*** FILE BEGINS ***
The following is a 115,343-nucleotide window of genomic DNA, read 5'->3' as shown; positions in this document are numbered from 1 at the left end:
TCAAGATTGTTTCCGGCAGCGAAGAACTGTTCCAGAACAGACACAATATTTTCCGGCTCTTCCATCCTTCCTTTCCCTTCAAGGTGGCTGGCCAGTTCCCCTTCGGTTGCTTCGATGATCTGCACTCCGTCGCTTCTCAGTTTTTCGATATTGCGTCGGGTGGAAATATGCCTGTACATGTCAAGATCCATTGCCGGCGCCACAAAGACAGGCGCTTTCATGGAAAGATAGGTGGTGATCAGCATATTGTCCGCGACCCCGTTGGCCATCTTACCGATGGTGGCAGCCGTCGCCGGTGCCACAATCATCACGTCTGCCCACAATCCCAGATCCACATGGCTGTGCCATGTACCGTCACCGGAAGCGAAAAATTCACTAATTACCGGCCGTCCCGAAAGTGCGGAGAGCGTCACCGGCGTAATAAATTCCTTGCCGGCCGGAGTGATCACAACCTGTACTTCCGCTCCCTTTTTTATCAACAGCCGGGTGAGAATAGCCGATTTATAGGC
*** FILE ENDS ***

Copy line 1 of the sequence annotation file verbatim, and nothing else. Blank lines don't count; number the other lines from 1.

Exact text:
The following is a 115,343-nucleotide window of genomic DNA, read 5'->3' as shown; positions in this document are numbered from 1 at the left end: